• April 11th is Juan Santamarίa Day, a celebration of the countries hero. A young farmer who sacrificed his life for the freedom of the Costa Rican people. In the 1800’s William Walker, a completely arrogant American filibuster (Dutch for Pirate), decided to try and enslave the people of Central America. In the battle for Rivas in 1856, Juan ran straight into shooting range of the enemy with a torch and, before he died, inflamed a building within which William’s troops were hiding. He is a martyr for Costa Rican unity and national identity. “For the redemption of our brethren from the most iniquitous tyranny” (Statement by President Juan Rafael Mora 1856). Celebrations go for a week with bands, dancing, parades and concerts. Often times you will see people re-enacting his bravery by carrying torches.
• July 25th is Guanacaste Day which is a celebration of Guanacaste’s annexation with Costa Rica in 1824. They have special folk dances, cattle shows, and the nation’s favourite, bull teasing.
• They celebrate Mother’s and Father’s day in Costa Rica. Father’s Day is the third Sunday in June while Mother’s Day is on August 15th.
• Semana Cultural Afrocostarricense is a week long cultural celebration for Afro-Costa Ricans in August. There are group discussions and debates along with exhibits about Afro culture.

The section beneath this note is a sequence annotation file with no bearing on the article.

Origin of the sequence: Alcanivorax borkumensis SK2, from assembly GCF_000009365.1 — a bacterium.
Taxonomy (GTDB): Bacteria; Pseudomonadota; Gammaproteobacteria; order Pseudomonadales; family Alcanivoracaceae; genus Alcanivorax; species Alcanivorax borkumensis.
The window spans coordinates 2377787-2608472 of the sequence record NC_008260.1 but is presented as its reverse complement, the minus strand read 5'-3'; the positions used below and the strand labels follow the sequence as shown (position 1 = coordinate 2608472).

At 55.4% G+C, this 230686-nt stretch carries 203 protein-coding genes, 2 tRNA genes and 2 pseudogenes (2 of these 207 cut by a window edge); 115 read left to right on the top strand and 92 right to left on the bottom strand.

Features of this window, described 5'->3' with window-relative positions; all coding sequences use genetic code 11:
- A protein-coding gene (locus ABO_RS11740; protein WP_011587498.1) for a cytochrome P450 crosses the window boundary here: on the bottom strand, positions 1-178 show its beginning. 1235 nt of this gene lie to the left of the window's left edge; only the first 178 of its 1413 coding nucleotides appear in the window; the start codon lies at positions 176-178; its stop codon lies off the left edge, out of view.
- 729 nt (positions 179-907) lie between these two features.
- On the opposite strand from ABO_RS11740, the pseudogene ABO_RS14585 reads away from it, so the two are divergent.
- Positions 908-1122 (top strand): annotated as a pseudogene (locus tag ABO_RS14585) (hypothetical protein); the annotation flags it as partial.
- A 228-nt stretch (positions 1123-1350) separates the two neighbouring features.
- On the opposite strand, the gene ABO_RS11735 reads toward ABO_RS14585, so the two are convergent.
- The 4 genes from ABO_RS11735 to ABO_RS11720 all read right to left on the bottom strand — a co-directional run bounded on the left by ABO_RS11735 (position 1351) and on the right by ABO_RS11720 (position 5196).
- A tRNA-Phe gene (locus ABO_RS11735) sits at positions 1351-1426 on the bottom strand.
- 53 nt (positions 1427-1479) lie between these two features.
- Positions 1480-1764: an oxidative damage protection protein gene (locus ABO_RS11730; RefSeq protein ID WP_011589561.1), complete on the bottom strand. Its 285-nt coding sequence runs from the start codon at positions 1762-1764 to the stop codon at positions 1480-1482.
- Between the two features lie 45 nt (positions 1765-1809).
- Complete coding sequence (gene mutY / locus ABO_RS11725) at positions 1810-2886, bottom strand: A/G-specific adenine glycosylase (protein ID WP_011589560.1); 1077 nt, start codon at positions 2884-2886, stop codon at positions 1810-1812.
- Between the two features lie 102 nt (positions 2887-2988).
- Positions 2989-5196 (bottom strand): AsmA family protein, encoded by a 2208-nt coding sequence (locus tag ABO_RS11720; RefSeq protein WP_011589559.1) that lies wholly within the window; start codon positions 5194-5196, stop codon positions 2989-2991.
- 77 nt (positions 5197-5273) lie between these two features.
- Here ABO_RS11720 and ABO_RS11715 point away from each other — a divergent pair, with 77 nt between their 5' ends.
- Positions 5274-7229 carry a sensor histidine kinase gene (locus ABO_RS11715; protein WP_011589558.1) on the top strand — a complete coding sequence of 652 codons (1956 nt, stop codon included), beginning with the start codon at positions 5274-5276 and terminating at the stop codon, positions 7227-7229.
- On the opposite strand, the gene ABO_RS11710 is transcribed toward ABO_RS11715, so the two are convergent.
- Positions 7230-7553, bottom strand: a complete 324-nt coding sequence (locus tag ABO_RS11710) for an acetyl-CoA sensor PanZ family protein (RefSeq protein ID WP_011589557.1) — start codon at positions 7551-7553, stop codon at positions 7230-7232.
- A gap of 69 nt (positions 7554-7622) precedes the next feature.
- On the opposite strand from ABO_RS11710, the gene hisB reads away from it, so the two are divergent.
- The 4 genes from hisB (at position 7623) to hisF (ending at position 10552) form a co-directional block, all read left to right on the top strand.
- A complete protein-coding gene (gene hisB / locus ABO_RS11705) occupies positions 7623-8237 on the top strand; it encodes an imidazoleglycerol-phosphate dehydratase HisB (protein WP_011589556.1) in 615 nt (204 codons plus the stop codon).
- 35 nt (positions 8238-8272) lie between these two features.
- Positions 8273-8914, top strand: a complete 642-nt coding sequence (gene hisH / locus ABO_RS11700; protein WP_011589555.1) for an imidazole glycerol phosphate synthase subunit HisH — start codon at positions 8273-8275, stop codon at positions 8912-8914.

• Independence Day is the 15th of September. This is to celebrate the independence of all of Central America from the colonial empire of Spain. The Freedom Torch is carried all the way from Guatemala to Costa Rica to the colonial capital, Cartago. Children make paper lanterns to illuminate the streets during a nocturnal parade and the National Anthem is sung with pride.
• Limón Carnival is a week filled with street dancers, parades, and reggae concerts. A definite “Caribbean Beat” is felt here in this Afro-influenced area of the country. It is held in the second week of October.
• October 13 is Fiesta del Maiz, the Festival of Corn. Here they make costumes entirely out of the husks, grains, and silks of corn.
• Day of the Dead is on November 2nd here in Costa Rica. It is used more for visiting the graves of friends and relatives, rather than a ploy for costumes and candy.
• December sees the influx of many celebrations in preparation for Christmas and the New Year just like in many western nations. San José is lit up by decorative lights, families design complex nativity scenes and a competition is on through to the 22nd for the best display. Festive foods include coconut melcochas (candy), chichi (corn liquor), tamales (boiled corn dough stuffed with varieties of meat and veg), rompope (eggnog), and in place of Turkey and mashed potatoes, the Costa Ricans make a large helping of Arroz con Pollo (rice with chicken).
• New Years starts to be commemorated by the Festejos Populares on Dec.26 at Zapote, an amusement park and fair grounds in San José. There is a huge parade in Downtown complete with decorated floats and lots of music. New Years Day is a community wide fiesta. People who live near one another and, like in most communities, have grown up together, have open door policies and friends walk in and out of each others homes and join in all the parties!